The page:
Emerson Gallery

History of Exhibitions


A Century of Curiosities: The Story of the Hamilton College Collection

September 29 - December 30, 2005
A Century of Curiosities is the third exhibition in the Hamilton Collects series to focus on collecting in the Hamilton College community. Unlike its predecessors that featured recent collecting trends among alumni, parents, and friends, this exhibition presents an overview of Hamilton's approach to collecting as an institution. Since its beginning in 1873 the Hamilton College Collection has grown to more than 5,000 objects, and become an important educational resource for students and faculty in all disciplines.
 Henry Ossawa Tanner, (American, 1859-1932)

 Henry Osawa Tanner (American, 1859-1932)
Oil on plywood, 20 x 24 in.
Gift of Elihu Root, Jr. '36
Collection of Emerson Gallery
Hamilton College

The exhibition opens with College portraits that were exhibited in the Memorial Hall and Art Gallery during the 1870s. The missionary tradition of the Hamilton-Oneida Academy is evident in the Native American carvings and baskets from the Northwest Coast that are also part of the earliest collections. Highlights include outstanding Tlingit ceremonial rattles and a headdress frontlet in animal form.

The strength of the Hamilton Collection lies in its value as a teaching resource, and among its most useful tools is the Burgess Collection of ancient vases and glass, donated in 1929. This important gift was followed thirty years later by the bequest of Samuel Hopkins Adams, H-1891, who donated his comprehensive collection of prints by Currier and Ives. Adams's interest in the tales of life in his native New York is reflected in the many images that depict New York scenes, including Upstate resort areas such as Lake George, and life in the City.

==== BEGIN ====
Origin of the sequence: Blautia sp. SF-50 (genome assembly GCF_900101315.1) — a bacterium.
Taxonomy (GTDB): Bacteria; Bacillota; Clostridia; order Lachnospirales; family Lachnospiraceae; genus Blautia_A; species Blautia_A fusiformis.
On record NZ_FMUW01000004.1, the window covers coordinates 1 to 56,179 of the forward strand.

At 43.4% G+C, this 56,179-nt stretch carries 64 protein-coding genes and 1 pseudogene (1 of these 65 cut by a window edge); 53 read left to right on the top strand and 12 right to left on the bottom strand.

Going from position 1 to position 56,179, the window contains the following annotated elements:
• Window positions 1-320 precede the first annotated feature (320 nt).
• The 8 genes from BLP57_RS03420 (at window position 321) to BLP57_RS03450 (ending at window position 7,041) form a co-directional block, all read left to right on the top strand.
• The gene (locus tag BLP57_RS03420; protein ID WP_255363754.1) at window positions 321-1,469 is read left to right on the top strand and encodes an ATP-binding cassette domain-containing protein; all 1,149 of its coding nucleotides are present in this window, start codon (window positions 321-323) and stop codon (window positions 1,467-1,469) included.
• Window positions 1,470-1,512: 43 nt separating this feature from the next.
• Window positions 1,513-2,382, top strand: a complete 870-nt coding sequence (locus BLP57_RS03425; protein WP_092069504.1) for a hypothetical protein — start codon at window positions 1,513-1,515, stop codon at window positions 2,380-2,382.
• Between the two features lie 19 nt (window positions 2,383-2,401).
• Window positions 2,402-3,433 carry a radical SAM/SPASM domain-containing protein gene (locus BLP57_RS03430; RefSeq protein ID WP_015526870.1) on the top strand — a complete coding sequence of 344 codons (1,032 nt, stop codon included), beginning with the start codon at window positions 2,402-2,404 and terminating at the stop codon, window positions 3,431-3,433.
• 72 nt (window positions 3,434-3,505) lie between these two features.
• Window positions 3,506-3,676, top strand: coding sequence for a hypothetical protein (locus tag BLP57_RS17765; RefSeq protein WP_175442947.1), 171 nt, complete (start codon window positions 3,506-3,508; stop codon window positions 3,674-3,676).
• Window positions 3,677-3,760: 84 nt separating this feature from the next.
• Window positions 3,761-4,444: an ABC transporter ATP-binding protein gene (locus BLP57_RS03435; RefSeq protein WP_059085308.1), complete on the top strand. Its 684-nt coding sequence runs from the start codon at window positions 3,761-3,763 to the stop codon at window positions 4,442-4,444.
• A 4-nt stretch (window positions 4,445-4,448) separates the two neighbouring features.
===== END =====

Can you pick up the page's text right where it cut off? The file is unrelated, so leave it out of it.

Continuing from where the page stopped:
In the period after World War I, Edward W. Root, H-1905, played a pivotal role in promoting art in the education of Hamilton undergraduates. Mid-twentieth-century prints by Louis Lozowick, Howard Cook, and Wanda Gag, and works by John Marin, Reginald Marsh, and Morris Graves, that were collected by Root's students, document his singular influence.

William Roehrick, H-1934, the first Chair of the Hamilton Committee on the Visual Arts, began collecting after World War II when he first encountered the work of English artist Graham Sutherland. Eventually Roehrick met and corresponded with Sutherland, and, in time, Sutherland's work became his focus. The Collection's strengths in the area of Modern British Art is further reinforced by the donations of Omar Pound, H-1951, son of the poet Ezra, H-1905. The works by Wyndham Lewis and Dorothy Shakespear Pound in this exhibition vividly recall one of the most heroic periods in the history of Western Art.

The section devoted to the contributions of the members of the Committee on the Visual Arts also includes paintings and sculptures by artists Marsden Hartley, Lionel Feininger, Amédée Ozenfant, and David Smith, as well as photographs by Walker Evans, Edward Steichen and Paul Strand. A bright spot in this section is the group of small bronzes by the French animalier Antoine Louis Barye donated by Phil Abell, H-1957.

The exhibition concludes with the collection of Pre-Columbian Art that was recently transferred to the Emerson Gallery from the Munson-Williams-Proctor Institute. This outstanding new teaching resource has been recently supplemented by several anonymous gifts including an exquisite Diquis gold pendant.

The goals of the Hamilton Collects Series are to illuminate the art of collecting and affirm the value of a liberal arts education in making judgments of quality. With an outstanding selection of more than 100 objects drawn from the College's own collection, A Century of Curiosities argues both of these points with exceptional conviction. The show is accompanied by an exhibition catalogue.